When to water an organic lawn and how to water grass are questions asked when it comes to keeping the yard irrigated. Watering the grass is essential for plant life but if managed correctly it certainly doesn’t need the amounts people seem to think.
If applied correctly, 1 to 1 1/2 inches of lawn water is enough for healthy grass. The water amounts includes rainfall and irrigation.
Conserving Lawn Water Benefits Grass
It’s pretty sad when you think children die every day because they don’t have enough clean water available. You’d be surprised how often people turn their sprinklers on to water lawn just to impress the neighbors.
How often do you see someone watering an organic lawn while it’s raining. I call that irresponsible.
Unless you’re trying to get seed to germinate, every day light irrigation is the wrong way to lawn water. This practice is called syringe watering.
Depending on your soil texture, all that does is moisten the top inch or two. The result of that kind of practice is the roots don’t have to go anywhere for their water. Like the synthetic fertilizer it’s routinely available at the surface.
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Training grass roots to go deep into the soil to get their lawn water and nutrients is a necessity for successful turf. The longer the roots, the healthier and more sustainable the plant is.
Roots have more contact with soil when they’re able to grow long and deep. That results in more chance for absorption of water while allowing biology to do its job. Correctly water grass and you will achieve this.
Regarding cool season grasses, when the heat of the summer arrives the lawn has to deal with stress periods. If you water grass roots deeply, the turf will do better because it is still moist deep into the soil.
Do you know what does like light frequent lawn watering? Weeds do. Cutting the organic lawn short, and light daily watering is exactly what a weed wants. Frequent watering is also an invite for disease and non-beneficial insects.
Water Grass 1 1/2 inches a Week
For established turf, 1 – 1 ½ inches of lawn water a week is all you should be giving your lawn. That application should be done in a short amount of time.
That doesn’t mean water grass 1 1/2 inch on top of the amount of rainfall you get with nature. It’s the total amount of lawn water combined. Depending on where you live, you may only occasionally need to supplement watering the grass.
The optimum way to water my lawn is to apply a 1/2 inch. Let it soak in a little bit and then apply the remaining inch. Absorption is better if lawn water is applied to a moist surface as compared to a dry surface.
The greater the amount of organic matter in the soil the better the soil retains the grass water. This is especially helpful on a hilly surface.
On a 20% grade only 15% of the water gets absorbed during a rainstorm
with soils having inadequate organic matter percentages. The rest is run off,
causing erosion and if you use chemicals it goes into the sewer system and
If you can find a way to collect rain water to water grass that’s great. In a one-inch rainstorm, 600 gallons will run off a 1000 square foot roof. If everyone could harvest rainwater instead of drinking water to water lawns, our future would be brighter.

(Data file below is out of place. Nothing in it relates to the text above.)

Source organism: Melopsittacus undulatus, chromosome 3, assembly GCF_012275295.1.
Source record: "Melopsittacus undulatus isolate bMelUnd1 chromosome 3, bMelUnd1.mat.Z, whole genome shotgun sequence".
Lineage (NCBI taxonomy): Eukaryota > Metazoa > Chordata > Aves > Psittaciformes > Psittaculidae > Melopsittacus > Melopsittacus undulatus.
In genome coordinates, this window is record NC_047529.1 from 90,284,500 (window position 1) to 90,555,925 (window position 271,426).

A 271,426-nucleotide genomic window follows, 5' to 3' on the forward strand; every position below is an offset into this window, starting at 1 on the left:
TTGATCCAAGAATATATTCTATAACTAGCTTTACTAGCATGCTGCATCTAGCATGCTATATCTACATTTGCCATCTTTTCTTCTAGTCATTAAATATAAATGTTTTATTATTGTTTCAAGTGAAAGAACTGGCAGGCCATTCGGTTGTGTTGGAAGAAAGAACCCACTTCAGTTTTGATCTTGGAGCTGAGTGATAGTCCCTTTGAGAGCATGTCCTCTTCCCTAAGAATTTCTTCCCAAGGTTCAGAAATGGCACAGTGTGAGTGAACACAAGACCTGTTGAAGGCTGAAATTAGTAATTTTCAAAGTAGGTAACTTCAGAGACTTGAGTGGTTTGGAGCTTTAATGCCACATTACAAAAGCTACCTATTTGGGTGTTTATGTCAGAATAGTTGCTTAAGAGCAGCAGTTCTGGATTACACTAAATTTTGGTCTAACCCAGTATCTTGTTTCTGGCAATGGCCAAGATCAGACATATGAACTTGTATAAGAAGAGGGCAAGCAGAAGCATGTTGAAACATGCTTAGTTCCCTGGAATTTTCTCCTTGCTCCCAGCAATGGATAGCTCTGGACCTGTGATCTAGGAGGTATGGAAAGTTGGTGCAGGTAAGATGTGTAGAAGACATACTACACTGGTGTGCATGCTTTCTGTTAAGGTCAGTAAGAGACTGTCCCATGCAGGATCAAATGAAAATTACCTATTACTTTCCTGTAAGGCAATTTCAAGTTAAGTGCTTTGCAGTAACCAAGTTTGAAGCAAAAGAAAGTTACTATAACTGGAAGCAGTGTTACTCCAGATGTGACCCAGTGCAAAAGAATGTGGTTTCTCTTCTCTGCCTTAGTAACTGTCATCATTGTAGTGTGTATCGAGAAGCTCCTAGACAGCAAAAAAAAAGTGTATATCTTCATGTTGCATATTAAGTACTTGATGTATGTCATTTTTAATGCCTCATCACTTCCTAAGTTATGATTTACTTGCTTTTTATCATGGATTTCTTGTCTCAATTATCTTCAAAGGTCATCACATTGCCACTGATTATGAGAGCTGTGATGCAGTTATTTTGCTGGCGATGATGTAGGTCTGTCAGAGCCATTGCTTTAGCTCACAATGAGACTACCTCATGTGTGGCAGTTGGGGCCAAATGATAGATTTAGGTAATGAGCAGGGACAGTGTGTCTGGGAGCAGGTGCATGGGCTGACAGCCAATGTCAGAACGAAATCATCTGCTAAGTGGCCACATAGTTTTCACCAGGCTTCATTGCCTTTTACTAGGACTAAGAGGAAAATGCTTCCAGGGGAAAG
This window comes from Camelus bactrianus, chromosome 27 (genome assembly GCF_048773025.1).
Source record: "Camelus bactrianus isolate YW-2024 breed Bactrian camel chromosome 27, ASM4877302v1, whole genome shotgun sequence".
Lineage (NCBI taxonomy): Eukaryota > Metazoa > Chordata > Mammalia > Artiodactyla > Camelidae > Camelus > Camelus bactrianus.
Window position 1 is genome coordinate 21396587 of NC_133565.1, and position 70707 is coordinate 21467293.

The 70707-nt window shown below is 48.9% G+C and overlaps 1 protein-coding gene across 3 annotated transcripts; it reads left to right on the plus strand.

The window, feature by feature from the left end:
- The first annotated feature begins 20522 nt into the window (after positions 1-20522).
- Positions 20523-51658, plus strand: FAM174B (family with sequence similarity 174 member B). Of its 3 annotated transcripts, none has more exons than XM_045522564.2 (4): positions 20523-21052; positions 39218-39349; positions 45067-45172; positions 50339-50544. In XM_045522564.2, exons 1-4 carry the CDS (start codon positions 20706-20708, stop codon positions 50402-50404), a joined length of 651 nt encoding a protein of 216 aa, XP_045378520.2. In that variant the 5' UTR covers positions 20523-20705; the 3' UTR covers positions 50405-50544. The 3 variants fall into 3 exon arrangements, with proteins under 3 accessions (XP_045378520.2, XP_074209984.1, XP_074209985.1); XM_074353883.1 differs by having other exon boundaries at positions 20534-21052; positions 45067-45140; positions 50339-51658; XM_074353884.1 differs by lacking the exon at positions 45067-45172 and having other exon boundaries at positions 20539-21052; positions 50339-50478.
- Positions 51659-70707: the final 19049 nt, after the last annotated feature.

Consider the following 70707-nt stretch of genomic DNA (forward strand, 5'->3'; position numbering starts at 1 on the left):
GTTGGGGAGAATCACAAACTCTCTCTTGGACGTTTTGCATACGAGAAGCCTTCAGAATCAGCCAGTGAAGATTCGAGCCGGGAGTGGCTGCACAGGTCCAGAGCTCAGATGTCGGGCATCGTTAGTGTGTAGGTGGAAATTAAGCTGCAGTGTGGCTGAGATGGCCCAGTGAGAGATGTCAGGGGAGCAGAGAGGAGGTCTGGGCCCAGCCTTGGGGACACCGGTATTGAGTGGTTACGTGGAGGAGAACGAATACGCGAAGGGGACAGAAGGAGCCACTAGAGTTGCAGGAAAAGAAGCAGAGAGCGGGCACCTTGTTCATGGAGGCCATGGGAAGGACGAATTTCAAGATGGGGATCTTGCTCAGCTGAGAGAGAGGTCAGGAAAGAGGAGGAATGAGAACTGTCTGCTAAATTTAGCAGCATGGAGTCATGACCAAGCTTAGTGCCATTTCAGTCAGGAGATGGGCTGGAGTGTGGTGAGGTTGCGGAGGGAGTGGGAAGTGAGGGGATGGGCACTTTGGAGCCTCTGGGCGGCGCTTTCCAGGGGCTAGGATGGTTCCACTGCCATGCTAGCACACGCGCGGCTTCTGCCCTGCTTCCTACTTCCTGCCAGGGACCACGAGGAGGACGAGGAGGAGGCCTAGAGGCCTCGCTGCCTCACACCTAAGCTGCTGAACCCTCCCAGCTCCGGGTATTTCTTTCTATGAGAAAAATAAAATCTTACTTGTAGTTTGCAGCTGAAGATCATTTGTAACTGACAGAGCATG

A good way to measure the amount of water using a sprinkler is to lay a few small pans from the sprinkler head out. Turn on the water, time it and see how long it takes to reach the one – inch. Then you’ll know how long to leave the sprinkler on.
Once you know how long to leave the water on, if you use a hose and a lawn sprinkler, purchase a timer they’re cheap enough. If you have an irrigation
system, adjust the settings or have someone do it for you. If you have a rain gauge make sure it is working properly.
You can find all your lawn water needs in our organic lawn care store.
In long drought periods, if you want to increase watering to every 4-5 days that’s fine. Sandy soils will require a more frequent light watering than clay soils, which in turn need water the grass less often. Use your own judgment. If your leaving foot prints on the organic lawn after walking on it, or it is a slight shade of purple, you know it is time to water. It takes a little practice and experience to judge it this way but if you can master it, your grass and water bill will benefit greatly.
With cool season turf, it is the natural process for a lawn to go into dormancy during dry, hot periods of the summer. If you can’t keep up the watering schedule, it’s better to let it take its natural course instead of forcing it out of dormancy and then letting go back in again.
When to Water Grass
The best time to water grass is in the morning before the sun has a chance to evaporate it.
On a hot day, any watering between 10 am and 2 pm will be subject to evaporation. If the grass is watered before sunset, the lawn will be still wet during the night leaving the turf susceptible to fungus diseases. So early morning is your best option to water your lawn.
Train the roots to grow deep. You’re the boss. You’ll be glad, especially if a water ban is imposed, and you’re lawn is the only green one in the
But most important reason you water grass correctly is because it’s the responsible thing to do.